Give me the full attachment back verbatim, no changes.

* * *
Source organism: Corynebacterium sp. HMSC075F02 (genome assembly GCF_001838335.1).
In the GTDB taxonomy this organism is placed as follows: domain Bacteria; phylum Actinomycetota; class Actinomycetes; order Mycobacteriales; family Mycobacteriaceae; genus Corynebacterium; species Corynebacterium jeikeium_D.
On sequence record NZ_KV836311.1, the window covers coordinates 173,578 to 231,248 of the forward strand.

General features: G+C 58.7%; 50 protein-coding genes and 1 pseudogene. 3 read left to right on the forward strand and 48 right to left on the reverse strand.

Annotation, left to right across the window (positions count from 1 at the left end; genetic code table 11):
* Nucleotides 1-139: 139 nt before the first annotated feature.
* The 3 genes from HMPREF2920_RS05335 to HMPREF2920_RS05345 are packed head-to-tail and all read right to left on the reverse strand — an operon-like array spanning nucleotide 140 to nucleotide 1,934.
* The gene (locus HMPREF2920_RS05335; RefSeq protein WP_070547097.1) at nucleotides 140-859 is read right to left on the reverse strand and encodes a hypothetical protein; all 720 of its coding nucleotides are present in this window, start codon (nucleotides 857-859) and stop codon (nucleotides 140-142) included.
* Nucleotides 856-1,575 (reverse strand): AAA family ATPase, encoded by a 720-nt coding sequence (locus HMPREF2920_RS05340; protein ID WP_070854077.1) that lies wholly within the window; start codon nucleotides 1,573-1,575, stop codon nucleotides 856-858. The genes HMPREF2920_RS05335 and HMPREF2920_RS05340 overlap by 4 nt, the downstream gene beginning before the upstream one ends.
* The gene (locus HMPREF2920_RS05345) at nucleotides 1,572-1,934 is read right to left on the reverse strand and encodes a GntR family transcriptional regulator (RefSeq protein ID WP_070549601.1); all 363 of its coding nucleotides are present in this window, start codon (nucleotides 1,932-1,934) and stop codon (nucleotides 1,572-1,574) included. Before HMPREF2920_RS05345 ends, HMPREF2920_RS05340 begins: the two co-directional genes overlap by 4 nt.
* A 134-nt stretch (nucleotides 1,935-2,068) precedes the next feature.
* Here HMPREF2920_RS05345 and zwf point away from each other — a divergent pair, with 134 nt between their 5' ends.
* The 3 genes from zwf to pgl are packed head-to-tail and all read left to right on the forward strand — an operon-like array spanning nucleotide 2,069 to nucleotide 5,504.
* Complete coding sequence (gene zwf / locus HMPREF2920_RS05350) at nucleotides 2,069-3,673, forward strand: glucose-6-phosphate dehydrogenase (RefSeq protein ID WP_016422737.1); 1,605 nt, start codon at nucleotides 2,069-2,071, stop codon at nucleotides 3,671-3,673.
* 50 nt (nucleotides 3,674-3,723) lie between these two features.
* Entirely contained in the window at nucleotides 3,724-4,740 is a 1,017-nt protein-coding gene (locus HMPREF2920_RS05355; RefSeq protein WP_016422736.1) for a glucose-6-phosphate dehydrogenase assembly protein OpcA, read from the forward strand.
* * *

Source organism: Corynebacterium sp. HMSC075F02 (genome assembly GCF_001838335.1).
In the GTDB taxonomy this organism is placed as follows: domain Bacteria; phylum Actinomycetota; class Actinomycetes; order Mycobacteriales; family Mycobacteriaceae; genus Corynebacterium; species Corynebacterium jeikeium_D.
On sequence record NZ_KV836311.1, the window covers coordinates 173,578 to 231,248 of the forward strand.

General features: G+C 58.7%; 50 protein-coding genes and 1 pseudogene. 3 read left to right on the forward strand and 48 right to left on the reverse strand.

Annotation, left to right across the window (positions count from 1 at the left end; genetic code table 11):
* Nucleotides 1-139: 139 nt before the first annotated feature.
* The 3 genes from HMPREF2920_RS05335 to HMPREF2920_RS05345 are packed head-to-tail and all read right to left on the reverse strand — an operon-like array spanning nucleotide 140 to nucleotide 1,934.
* The gene (locus HMPREF2920_RS05335; RefSeq protein WP_070547097.1) at nucleotides 140-859 is read right to left on the reverse strand and encodes a hypothetical protein; all 720 of its coding nucleotides are present in this window, start codon (nucleotides 857-859) and stop codon (nucleotides 140-142) included.
* Nucleotides 856-1,575 (reverse strand): AAA family ATPase, encoded by a 720-nt coding sequence (locus HMPREF2920_RS05340; protein ID WP_070854077.1) that lies wholly within the window; start codon nucleotides 1,573-1,575, stop codon nucleotides 856-858. The genes HMPREF2920_RS05335 and HMPREF2920_RS05340 overlap by 4 nt, the downstream gene beginning before the upstream one ends.
* The gene (locus HMPREF2920_RS05345) at nucleotides 1,572-1,934 is read right to left on the reverse strand and encodes a GntR family transcriptional regulator (RefSeq protein ID WP_070549601.1); all 363 of its coding nucleotides are present in this window, start codon (nucleotides 1,932-1,934) and stop codon (nucleotides 1,572-1,574) included. Before HMPREF2920_RS05345 ends, HMPREF2920_RS05340 begins: the two co-directional genes overlap by 4 nt.
* A 134-nt stretch (nucleotides 1,935-2,068) precedes the next feature.
* Here HMPREF2920_RS05345 and zwf point away from each other — a divergent pair, with 134 nt between their 5' ends.
* The 3 genes from zwf to pgl are packed head-to-tail and all read left to right on the forward strand — an operon-like array spanning nucleotide 2,069 to nucleotide 5,504.
* Complete coding sequence (gene zwf / locus HMPREF2920_RS05350) at nucleotides 2,069-3,673, forward strand: glucose-6-phosphate dehydrogenase (RefSeq protein ID WP_016422737.1); 1,605 nt, start codon at nucleotides 2,069-2,071, stop codon at nucleotides 3,671-3,673.
* 50 nt (nucleotides 3,674-3,723) lie between these two features.
* Entirely contained in the window at nucleotides 3,724-4,740 is a 1,017-nt protein-coding gene (locus HMPREF2920_RS05355; RefSeq protein WP_016422736.1) for a glucose-6-phosphate dehydrogenase assembly protein OpcA, read from the forward strand.